Group 1: Participants are treated with alpha-lipoic acid 600 mg orally three times daily for four weeks, followed by one week washout period. The participants then take an identical looking placebo three times daily for four weeks.

Group 2: Participants are treated with a placebo orally three times daily for four weeks, followed by one week washout period. The participants then take alpha-lipoic acid 600 mg three times daily for four weeks.

Participants in both groups are contacted weekly by telephone to measure pain intensity.

Intervention type

Drug

Phase

Phase II

Drug names

Alpha-lipoic acid

Primary outcome measures

Pain intensity is measured using mean daily “average” pain intensity at maximal tolerated dose, of each period is determined by averaging the daily pain intensity, as measured using the 0-10 Numerical Rating Scale over the 7 days of week 4 of each treatment period (alpha-lipoic acid and placebo).

Secondary outcome measures

1. Adverse effects are measured using ratings of frequency and severity of treatment-emergent adverse effects weekly throughout the study
2. Fibromyalgia pain impact is measured using the fibromyalgia Impact Questionnaire at 4 and 9 weeks
3. Sleep quality is measured using the Medical Outcomes Study Sleep Scale at 4 and 9 weeks
4. Global treatment response is measured using the Patient Global Impression of Change at 4 and 9 weeks
5. Fibromyalgia pain impact is measured using the Brief Pain Inventory at 4 and 9 weeks
6. Mood is measured using the Beck Depression Inventory-2 at 4 and 9 weeks
7. Anxiety is measured using the Beck Anxiety Inventory at 4 and 9 weeks
8. Pain quality descriptors are measured using the short form McGill Pain Questionnaire at 4 and 9 weeks
9. Quality of life is measured using the SF-36 survey at 4 and 9 weeks
10. Quality of treatment blinding is measured using a blinding questionnaire at 4 and 9 weeks
11. Acetaminophen consumption is measured using a daily diary at 4 and 9 weeks

Overall trial start date

01/11/2015

Overall trial end date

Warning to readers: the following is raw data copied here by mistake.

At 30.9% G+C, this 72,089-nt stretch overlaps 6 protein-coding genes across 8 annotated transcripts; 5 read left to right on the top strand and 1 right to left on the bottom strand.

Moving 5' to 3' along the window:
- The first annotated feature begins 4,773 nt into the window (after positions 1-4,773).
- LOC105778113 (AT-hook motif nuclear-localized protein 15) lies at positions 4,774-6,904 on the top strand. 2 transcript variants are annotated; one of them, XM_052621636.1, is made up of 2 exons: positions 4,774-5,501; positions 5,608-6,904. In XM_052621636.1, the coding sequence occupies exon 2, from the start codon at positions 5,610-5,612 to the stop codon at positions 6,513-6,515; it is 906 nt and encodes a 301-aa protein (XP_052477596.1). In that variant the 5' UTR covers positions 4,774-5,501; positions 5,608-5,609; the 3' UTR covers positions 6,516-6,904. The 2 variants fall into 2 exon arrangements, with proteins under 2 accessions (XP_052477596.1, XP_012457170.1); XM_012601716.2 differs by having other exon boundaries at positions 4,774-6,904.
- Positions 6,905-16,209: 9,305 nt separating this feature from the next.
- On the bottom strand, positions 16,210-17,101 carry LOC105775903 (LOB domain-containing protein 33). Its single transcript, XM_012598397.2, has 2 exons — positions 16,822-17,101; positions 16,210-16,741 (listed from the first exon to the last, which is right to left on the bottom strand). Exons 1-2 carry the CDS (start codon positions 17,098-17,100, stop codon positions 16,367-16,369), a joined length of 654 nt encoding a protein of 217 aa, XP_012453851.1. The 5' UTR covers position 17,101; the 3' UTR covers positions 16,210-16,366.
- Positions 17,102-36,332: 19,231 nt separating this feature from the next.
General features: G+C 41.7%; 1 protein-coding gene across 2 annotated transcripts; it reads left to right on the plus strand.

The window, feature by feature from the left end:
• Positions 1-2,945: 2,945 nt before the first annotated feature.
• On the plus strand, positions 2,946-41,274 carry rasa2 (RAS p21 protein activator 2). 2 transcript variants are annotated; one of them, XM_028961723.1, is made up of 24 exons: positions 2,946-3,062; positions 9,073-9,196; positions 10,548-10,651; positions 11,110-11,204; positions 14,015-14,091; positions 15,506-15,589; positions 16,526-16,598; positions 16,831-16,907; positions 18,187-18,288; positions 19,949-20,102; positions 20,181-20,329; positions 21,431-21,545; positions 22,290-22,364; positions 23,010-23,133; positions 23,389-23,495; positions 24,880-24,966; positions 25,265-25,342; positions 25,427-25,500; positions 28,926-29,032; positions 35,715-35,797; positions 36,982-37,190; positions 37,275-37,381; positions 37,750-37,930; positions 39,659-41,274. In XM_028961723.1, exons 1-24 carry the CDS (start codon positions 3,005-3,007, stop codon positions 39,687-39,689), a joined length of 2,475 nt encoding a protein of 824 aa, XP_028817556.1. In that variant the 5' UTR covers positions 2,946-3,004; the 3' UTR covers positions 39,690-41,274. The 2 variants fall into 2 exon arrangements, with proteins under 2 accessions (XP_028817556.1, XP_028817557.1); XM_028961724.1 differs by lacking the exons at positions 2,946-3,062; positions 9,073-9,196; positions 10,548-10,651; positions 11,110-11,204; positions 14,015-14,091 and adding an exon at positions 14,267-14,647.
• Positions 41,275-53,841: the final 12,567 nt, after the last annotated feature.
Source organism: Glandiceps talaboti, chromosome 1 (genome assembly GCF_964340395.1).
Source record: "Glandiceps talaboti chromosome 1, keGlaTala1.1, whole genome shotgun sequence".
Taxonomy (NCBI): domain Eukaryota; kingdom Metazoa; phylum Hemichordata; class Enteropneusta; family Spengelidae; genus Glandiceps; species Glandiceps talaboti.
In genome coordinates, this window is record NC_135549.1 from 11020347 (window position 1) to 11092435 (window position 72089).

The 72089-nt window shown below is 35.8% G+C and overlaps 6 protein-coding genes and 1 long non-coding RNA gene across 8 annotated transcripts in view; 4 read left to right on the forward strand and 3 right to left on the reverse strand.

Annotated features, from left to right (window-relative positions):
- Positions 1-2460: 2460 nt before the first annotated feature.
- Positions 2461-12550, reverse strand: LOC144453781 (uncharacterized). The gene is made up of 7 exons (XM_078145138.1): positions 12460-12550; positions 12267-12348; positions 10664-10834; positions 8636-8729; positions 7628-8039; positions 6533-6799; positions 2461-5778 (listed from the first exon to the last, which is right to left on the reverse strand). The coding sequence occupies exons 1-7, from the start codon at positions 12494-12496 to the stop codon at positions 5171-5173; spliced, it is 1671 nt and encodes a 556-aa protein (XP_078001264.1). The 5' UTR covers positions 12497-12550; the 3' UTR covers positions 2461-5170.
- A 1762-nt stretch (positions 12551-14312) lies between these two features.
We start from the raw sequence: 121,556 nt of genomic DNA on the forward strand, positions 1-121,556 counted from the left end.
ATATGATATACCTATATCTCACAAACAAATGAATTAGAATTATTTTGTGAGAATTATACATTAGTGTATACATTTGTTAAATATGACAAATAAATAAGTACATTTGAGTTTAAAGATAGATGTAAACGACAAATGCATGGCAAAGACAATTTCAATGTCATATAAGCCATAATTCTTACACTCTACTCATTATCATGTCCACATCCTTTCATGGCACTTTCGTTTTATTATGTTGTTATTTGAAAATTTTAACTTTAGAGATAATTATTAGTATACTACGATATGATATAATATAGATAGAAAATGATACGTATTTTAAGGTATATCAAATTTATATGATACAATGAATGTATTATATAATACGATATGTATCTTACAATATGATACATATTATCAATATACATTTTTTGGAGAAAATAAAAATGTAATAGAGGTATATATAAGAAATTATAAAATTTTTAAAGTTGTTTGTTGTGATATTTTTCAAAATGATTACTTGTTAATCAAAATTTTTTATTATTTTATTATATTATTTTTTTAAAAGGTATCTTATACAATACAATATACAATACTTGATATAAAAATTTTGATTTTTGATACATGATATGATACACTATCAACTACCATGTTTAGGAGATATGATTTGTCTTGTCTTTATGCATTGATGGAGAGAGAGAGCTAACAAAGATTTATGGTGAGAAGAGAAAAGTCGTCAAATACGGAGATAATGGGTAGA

30/12/2018

Reason abandoned

Eligibility

Participant inclusion criteria

1. Aged 18 and older
2. Meeting the 2010 American College of Rheumatology diagnostic criteria for fibromyalgia
3. Experienced at least moderate daily pain (Numerical Rating Scale ≥ 4/10) for at least 3 months prior to study entry
4. AST (aspartate aminotransferase)/ALT (alanine aminotransferase) no greater than 20% the upper limit of normal
5. Serum creatinine no greater than 50% the upper limit of normal
6. Necessary abilities, visual acuity and language skills for pain diary completion and telephone communication with study nurses

Participant type

Patient

Age group

Adult

Gender

Both

Target number of participants

30

Participant exclusion criteria

1. Any major organ system disease
2. Major poorly controlled psychiatric disorder
3. Severe depression or suicidal ideation
4. Active substance abuse disorder
5. Lactose intolerance
6. Hypersensitivity to ALA
7. Painful condition more than 50% as severe as their fibromyalgia pain
8. Unwillingness to use a highly effective form of contraception (women of childbearing potential)

Recruitment start date

01/07/2016

Recruitment end date

30/04/2018

Locations

Countries of recruitment

Canada

Trial participating centre

Providence Care
St. Mary's of the Lake Hospital 340 Union Street
Kingston
K7L 5A2
Canada

Sponsor information

Organisation

Physicians Services Incorporated Foundation

Sponsor details

4773 Yonge Street
Suite 5G
North York
M2N 0G2
Canada

Sponsor type

Research organisation

Website

Funders

Funder type

Research organisation

Funder name

Physicians Services Incorporated Foundation

Alternative name(s)

Funding Body Type

Funding Body Subtype

Location

Results and Publications

Publication and dissemination plan

1. Planned publication in an indexed, peer-reviewed, biomedical journal
2. Planed presentation at an international scientific meeting

Intention to publish date

28/02/2019

Participant level data

Available on request

Results - basic reporting

Publication summary

Publication citations

Additional files

Editorial Notes